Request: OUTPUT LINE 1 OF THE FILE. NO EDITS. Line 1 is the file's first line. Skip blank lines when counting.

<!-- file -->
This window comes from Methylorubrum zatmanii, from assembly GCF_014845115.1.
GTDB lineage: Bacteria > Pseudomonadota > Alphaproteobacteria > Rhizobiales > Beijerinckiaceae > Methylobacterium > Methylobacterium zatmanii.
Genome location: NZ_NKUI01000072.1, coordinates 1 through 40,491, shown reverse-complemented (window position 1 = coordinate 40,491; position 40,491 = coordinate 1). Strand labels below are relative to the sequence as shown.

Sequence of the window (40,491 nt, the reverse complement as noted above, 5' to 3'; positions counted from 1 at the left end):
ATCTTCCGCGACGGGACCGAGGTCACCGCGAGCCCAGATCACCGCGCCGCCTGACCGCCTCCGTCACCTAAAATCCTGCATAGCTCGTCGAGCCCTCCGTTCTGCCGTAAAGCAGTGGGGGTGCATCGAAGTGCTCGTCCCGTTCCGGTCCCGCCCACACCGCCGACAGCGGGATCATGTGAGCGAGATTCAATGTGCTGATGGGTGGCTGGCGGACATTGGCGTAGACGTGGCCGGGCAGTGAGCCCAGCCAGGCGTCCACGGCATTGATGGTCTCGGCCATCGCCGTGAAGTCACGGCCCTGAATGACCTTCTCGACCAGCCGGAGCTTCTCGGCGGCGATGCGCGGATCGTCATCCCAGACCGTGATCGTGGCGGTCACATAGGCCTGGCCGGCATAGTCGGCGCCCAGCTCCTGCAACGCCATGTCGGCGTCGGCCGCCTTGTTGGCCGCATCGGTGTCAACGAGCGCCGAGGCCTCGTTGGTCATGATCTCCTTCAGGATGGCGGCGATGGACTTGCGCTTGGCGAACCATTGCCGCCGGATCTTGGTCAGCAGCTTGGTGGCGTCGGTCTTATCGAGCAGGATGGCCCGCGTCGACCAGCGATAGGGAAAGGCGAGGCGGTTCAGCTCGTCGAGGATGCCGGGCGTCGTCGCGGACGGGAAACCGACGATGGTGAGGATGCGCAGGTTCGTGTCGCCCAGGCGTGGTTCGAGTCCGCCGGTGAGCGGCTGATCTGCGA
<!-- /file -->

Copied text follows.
This window comes from Methylorubrum zatmanii, from assembly GCF_014845115.1.